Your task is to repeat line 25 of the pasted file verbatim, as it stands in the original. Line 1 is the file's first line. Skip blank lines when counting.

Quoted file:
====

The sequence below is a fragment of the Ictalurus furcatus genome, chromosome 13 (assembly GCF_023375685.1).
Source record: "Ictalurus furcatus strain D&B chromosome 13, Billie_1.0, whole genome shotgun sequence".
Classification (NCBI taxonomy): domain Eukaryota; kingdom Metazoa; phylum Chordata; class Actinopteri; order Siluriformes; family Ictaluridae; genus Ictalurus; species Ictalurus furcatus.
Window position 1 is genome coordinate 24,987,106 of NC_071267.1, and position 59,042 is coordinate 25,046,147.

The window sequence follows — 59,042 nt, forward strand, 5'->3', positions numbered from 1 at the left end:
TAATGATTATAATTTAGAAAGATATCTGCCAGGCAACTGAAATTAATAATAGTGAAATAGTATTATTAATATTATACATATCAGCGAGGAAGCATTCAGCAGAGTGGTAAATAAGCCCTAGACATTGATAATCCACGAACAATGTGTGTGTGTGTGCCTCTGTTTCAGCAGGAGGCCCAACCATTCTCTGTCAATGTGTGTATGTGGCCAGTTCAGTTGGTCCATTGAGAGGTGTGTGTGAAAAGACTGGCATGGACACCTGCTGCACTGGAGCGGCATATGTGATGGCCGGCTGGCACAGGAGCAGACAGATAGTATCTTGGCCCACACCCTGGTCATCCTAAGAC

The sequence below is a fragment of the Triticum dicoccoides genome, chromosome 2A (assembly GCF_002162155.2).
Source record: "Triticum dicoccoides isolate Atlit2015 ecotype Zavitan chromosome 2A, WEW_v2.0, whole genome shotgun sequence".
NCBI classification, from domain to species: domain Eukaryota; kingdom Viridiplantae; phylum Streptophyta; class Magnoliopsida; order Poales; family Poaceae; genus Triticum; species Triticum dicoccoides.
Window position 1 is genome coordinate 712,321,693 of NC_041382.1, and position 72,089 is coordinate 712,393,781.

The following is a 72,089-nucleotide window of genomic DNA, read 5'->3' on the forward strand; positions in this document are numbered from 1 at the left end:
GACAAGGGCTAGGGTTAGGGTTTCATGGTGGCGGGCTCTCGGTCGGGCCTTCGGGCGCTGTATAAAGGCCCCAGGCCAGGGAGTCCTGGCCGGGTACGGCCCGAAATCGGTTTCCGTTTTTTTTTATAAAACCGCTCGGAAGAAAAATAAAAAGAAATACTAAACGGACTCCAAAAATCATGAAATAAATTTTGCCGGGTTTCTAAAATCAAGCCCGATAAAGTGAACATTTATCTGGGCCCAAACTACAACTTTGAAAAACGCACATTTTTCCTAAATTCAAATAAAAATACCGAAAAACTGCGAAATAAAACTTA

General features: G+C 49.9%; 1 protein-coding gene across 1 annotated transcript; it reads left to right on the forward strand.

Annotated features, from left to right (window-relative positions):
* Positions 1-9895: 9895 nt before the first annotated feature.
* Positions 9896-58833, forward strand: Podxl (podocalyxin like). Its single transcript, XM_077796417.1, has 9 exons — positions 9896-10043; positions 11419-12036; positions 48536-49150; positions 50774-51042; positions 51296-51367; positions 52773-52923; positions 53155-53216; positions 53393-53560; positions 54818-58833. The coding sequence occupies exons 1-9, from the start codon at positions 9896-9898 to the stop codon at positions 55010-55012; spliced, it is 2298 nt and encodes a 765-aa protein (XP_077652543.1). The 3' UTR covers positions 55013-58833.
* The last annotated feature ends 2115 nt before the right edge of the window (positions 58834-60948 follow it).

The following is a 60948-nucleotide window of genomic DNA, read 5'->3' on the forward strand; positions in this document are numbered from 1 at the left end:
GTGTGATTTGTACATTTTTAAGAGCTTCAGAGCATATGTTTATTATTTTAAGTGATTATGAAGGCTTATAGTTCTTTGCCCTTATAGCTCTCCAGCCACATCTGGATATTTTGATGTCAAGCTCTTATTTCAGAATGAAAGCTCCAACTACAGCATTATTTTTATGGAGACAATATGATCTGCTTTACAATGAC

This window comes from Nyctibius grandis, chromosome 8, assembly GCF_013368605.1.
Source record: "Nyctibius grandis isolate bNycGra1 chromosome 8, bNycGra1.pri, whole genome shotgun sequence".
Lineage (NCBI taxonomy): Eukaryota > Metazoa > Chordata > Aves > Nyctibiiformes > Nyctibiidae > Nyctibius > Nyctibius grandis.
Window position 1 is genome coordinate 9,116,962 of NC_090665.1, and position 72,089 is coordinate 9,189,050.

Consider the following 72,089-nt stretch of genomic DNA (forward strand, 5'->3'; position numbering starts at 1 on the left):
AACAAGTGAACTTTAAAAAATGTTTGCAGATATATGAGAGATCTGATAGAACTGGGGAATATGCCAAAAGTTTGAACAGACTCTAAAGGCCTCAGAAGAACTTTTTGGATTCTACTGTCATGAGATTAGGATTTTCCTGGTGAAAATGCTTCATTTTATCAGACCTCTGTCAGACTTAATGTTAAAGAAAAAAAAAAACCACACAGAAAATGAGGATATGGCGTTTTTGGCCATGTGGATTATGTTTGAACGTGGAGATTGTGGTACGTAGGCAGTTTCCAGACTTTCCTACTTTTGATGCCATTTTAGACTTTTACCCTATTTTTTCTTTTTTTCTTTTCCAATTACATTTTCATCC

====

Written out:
AACAAGTGAACTTTAAAAAATGTTTGCAGATATATGAGAGATCTGATAGAACTGGGGAATATGCCAAAAGTTTGAACAGACTCTAAAGGCCTCAGAAGAACTTTTTGGATTCTACTGTCATGAGATTAGGATTTTCCTGGTGAAAATGCTTCATTTTATCAGACCTCTGTCAGACTTAATGTTAAAGAAAAAAAAAAACCACACAGAAAATGAGGATATGGCGTTTTTGGCCATGTGGATTATGTTTGAACGTGGAGATTGTGGTACGTAGGCAGTTTCCAGACTTTCCTACTTTTGATGCCATTTTAGACTTTTACCCTATTTTTTCTTTTTTTCTTTTCCAATTACATTTTCATCC